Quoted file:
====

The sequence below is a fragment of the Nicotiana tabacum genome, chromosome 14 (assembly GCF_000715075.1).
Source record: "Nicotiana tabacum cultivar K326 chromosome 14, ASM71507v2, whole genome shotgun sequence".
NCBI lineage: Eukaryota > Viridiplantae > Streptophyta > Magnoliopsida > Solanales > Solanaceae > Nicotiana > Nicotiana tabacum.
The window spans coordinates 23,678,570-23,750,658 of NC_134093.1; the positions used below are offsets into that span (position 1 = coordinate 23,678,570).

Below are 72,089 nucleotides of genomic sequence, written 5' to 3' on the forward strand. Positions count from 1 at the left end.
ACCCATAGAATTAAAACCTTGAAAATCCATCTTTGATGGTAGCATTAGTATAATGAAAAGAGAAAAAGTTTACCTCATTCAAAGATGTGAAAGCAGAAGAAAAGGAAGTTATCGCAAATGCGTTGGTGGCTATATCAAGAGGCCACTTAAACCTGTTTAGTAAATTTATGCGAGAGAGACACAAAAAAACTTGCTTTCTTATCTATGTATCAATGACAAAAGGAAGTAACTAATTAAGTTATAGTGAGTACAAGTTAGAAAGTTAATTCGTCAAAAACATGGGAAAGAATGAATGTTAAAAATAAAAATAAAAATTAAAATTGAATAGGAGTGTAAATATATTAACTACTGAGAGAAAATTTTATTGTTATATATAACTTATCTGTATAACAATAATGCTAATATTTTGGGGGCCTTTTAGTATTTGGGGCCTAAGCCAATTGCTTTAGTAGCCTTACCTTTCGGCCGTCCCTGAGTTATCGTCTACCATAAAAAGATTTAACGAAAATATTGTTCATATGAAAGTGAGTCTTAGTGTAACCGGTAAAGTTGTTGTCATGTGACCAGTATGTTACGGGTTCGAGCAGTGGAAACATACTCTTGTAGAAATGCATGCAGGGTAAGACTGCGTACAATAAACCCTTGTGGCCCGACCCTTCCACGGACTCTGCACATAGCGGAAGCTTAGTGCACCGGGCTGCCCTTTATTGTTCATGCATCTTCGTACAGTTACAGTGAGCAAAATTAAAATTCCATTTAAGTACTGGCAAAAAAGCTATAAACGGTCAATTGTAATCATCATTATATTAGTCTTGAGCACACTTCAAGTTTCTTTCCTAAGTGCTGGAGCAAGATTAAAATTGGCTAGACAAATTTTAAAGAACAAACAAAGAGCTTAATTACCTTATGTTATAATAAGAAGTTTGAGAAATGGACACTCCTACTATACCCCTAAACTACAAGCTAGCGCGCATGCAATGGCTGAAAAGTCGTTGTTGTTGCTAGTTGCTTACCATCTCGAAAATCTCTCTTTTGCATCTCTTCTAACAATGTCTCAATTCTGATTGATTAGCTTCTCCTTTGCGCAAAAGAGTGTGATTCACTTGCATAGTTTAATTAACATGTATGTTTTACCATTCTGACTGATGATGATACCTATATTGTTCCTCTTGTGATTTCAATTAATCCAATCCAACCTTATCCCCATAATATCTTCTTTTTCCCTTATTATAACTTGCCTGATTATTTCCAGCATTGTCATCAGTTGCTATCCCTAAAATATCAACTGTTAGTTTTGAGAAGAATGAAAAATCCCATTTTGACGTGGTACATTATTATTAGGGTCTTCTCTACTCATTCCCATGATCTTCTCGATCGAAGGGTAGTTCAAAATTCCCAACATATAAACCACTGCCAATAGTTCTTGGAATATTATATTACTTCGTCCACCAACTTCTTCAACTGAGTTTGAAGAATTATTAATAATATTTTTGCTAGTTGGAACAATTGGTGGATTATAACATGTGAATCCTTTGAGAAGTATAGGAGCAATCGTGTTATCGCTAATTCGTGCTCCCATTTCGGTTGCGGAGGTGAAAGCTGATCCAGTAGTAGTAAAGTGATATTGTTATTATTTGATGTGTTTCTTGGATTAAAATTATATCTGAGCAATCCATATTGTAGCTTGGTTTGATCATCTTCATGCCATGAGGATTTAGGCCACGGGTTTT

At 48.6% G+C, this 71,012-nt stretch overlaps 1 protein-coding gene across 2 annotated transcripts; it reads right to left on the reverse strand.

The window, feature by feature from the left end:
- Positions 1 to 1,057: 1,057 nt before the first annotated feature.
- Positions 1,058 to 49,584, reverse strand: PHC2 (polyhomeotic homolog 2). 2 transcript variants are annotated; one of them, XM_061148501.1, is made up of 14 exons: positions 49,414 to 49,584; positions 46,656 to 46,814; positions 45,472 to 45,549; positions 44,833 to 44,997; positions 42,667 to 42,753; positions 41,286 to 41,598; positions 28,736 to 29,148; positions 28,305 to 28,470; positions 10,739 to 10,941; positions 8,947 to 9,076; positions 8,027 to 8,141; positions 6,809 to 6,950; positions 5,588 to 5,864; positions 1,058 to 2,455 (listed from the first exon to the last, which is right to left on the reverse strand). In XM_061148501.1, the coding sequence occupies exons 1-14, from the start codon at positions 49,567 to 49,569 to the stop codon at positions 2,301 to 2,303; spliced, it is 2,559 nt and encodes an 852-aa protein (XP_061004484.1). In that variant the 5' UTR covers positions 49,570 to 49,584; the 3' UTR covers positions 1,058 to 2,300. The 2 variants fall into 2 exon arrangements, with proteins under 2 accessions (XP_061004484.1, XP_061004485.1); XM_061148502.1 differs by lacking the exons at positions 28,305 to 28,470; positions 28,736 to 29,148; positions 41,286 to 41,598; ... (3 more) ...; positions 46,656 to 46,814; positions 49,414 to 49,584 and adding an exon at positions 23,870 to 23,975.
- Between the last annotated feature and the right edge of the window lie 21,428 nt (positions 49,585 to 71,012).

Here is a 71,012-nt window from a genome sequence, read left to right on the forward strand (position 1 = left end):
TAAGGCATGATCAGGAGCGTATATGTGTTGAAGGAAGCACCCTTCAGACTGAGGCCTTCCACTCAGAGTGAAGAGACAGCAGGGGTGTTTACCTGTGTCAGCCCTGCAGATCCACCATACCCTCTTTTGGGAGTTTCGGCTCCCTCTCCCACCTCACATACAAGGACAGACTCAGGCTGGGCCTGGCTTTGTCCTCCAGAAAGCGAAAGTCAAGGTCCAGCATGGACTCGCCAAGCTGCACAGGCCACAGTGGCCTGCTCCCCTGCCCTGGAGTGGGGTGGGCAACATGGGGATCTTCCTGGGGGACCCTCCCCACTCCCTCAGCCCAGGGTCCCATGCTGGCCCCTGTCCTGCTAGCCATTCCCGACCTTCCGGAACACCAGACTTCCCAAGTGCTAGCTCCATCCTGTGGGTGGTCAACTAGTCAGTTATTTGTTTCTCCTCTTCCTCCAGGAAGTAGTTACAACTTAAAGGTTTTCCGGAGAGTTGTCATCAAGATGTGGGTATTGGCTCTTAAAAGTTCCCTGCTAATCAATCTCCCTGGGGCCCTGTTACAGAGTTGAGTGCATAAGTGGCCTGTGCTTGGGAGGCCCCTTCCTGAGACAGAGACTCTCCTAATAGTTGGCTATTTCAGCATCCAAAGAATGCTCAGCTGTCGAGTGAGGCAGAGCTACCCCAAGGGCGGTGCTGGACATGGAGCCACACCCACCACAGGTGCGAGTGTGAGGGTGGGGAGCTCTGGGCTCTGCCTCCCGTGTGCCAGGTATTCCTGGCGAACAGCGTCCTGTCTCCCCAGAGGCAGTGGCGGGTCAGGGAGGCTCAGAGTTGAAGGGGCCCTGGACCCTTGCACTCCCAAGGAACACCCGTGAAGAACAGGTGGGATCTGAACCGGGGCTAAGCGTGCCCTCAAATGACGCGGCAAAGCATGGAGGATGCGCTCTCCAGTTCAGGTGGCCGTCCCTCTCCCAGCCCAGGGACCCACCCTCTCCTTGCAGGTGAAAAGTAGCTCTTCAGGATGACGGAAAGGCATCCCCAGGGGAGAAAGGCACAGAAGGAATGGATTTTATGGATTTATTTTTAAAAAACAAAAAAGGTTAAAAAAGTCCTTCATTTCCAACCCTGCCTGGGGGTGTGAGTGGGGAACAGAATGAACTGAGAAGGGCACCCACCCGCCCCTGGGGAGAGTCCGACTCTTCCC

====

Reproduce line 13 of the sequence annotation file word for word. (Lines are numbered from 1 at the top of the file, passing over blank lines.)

TAAGGCATGATCAGGAGCGTATATGTGTTGAAGGAAGCACCCTTCAGACTGAGGCCTTCCACTCAGAGTGAAGAGACAGCAGGGGTGTTTACCTGTGTCAGCCCTGCAGATCCACCATACCCTCTTTTGGGAGTTTCGGCTCCCTCTCCCACCTCACATACAAGGACAGACTCAGGCTGGGCCTGGCTTTGTCCTCCAGAAAGCGAAAGTCAAGGTCCAGCATGGACTCGCCAAGCTGCACAGGCCACAGTGGCCTGCTCCCCTGCCCTGGAGTGGGGTGGGCAACATGGGGATCTTCCTGGGGGACCCTCCCCACTCCCTCAGCCCAGGGTCCCATGCTGGCCCCTGTCCTGCTAGCCATTCCCGACCTTCCGGAACACCAGACTTCCCAAGTGCTAGCTCCATCCTGTGGGTGGTCAACTAGTCAGTTATTTGTTTCTCCTCTTCCTCCAGGAAGTAGTTACAACTTAAAGGTTTTCCGGAGAGTTGTCATCAAGATGTGGGTATTGGCTCTTAAAAGTTCCCTGCTAATCAATCTCCCTGGGGCCCTGTTACAGAGTTGAGTGCATAAGTGGCCTGTGCTTGGGAGGCCCCTTCCTGAGACAGAGACTCTCCTAATAGTTGGCTATTTCAGCATCCAAAGAATGCTCAGCTGTCGAGTGAGGCAGAGCTACCCCAAGGGCGGTGCTGGACATGGAGCCACACCCACCACAGGTGCGAGTGTGAGGGTGGGGAGCTCTGGGCTCTGCCTCCCGTGTGCCAGGTATTCCTGGCGAACAGCGTCCTGTCTCCCCAGAGGCAGTGGCGGGTCAGGGAGGCTCAGAGTTGAAGGGGCCCTGGACCCTTGCACTCCCAAGGAACACCCGTGAAGAACAGGTGGGATCTGAACCGGGGCTAAGCGTGCCCTCAAATGACGCGGCAAAGCATGGAGGATGCGCTCTCCAGTTCAGGTGGCCGTCCCTCTCCCAGCCCAGGGACCCACCCTCTCCTTGCAGGTGAAAAGTAGCTCTTCAGGATGACGGAAAGGCATCCCCAGGGGAGAAAGGCACAGAAGGAATGGATTTTATGGATTTATTTTTAAAAAACAAAAAAGGTTAAAAAAGTCCTTCATTTCCAACCCTGCCTGGGGGTGTGAGTGGGGAACAGAATGAACTGAGAAGGGCACCCACCCGCCCCTGGGGAGAGTCCGACTCTTCCC